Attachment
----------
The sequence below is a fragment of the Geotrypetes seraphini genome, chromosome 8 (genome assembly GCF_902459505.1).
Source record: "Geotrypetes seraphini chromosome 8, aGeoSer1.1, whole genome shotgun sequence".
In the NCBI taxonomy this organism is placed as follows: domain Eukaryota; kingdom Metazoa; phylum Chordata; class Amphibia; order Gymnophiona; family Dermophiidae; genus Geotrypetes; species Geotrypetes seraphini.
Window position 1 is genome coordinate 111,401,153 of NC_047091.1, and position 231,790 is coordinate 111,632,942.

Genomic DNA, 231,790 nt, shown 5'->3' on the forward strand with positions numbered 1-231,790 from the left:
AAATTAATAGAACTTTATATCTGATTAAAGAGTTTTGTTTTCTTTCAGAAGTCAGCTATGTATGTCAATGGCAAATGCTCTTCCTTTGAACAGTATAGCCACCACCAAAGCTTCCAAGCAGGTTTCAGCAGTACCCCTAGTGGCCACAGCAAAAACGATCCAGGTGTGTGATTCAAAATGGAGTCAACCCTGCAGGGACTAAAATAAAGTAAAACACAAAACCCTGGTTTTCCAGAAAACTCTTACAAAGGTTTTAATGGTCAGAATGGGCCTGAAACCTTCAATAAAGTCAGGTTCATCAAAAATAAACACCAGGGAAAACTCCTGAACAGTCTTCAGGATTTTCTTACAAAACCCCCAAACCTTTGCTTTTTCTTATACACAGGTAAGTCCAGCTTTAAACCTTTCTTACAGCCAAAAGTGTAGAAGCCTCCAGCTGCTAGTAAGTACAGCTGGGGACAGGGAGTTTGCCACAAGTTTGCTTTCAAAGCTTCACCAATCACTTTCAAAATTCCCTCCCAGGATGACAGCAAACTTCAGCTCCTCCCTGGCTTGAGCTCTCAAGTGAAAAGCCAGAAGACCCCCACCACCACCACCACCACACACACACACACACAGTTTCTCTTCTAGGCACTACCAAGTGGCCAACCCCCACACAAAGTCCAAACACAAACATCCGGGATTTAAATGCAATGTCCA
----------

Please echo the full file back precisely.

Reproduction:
The sequence below is a fragment of the Geotrypetes seraphini genome, chromosome 8 (genome assembly GCF_902459505.1).
Source record: "Geotrypetes seraphini chromosome 8, aGeoSer1.1, whole genome shotgun sequence".
In the NCBI taxonomy this organism is placed as follows: domain Eukaryota; kingdom Metazoa; phylum Chordata; class Amphibia; order Gymnophiona; family Dermophiidae; genus Geotrypetes; species Geotrypetes seraphini.
Window position 1 is genome coordinate 111,401,153 of NC_047091.1, and position 231,790 is coordinate 111,632,942.

Genomic DNA, 231,790 nt, shown 5'->3' on the forward strand with positions numbered 1-231,790 from the left:
AAATTAATAGAACTTTATATCTGATTAAAGAGTTTTGTTTTCTTTCAGAAGTCAGCTATGTATGTCAATGGCAAATGCTCTTCCTTTGAACAGTATAGCCACCACCAAAGCTTCCAAGCAGGTTTCAGCAGTACCCCTAGTGGCCACAGCAAAAACGATCCAGGTGTGTGATTCAAAATGGAGTCAACCCTGCAGGGACTAAAATAAAGTAAAACACAAAACCCTGGTTTTCCAGAAAACTCTTACAAAGGTTTTAATGGTCAGAATGGGCCTGAAACCTTCAATAAAGTCAGGTTCATCAAAAATAAACACCAGGGAAAACTCCTGAACAGTCTTCAGGATTTTCTTACAAAACCCCCAAACCTTTGCTTTTTCTTATACACAGGTAAGTCCAGCTTTAAACCTTTCTTACAGCCAAAAGTGTAGAAGCCTCCAGCTGCTAGTAAGTACAGCTGGGGACAGGGAGTTTGCCACAAGTTTGCTTTCAAAGCTTCACCAATCACTTTCAAAATTCCCTCCCAGGATGACAGCAAACTTCAGCTCCTCCCTGGCTTGAGCTCTCAAGTGAAAAGCCAGAAGACCCCCACCACCACCACCACCACACACACACACACACAGTTTCTCTTCTAGGCACTACCAAGTGGCCAACCCCCACACAAAGTCCAAACACAAACATCCGGGATTTAAATGCAATGTCCA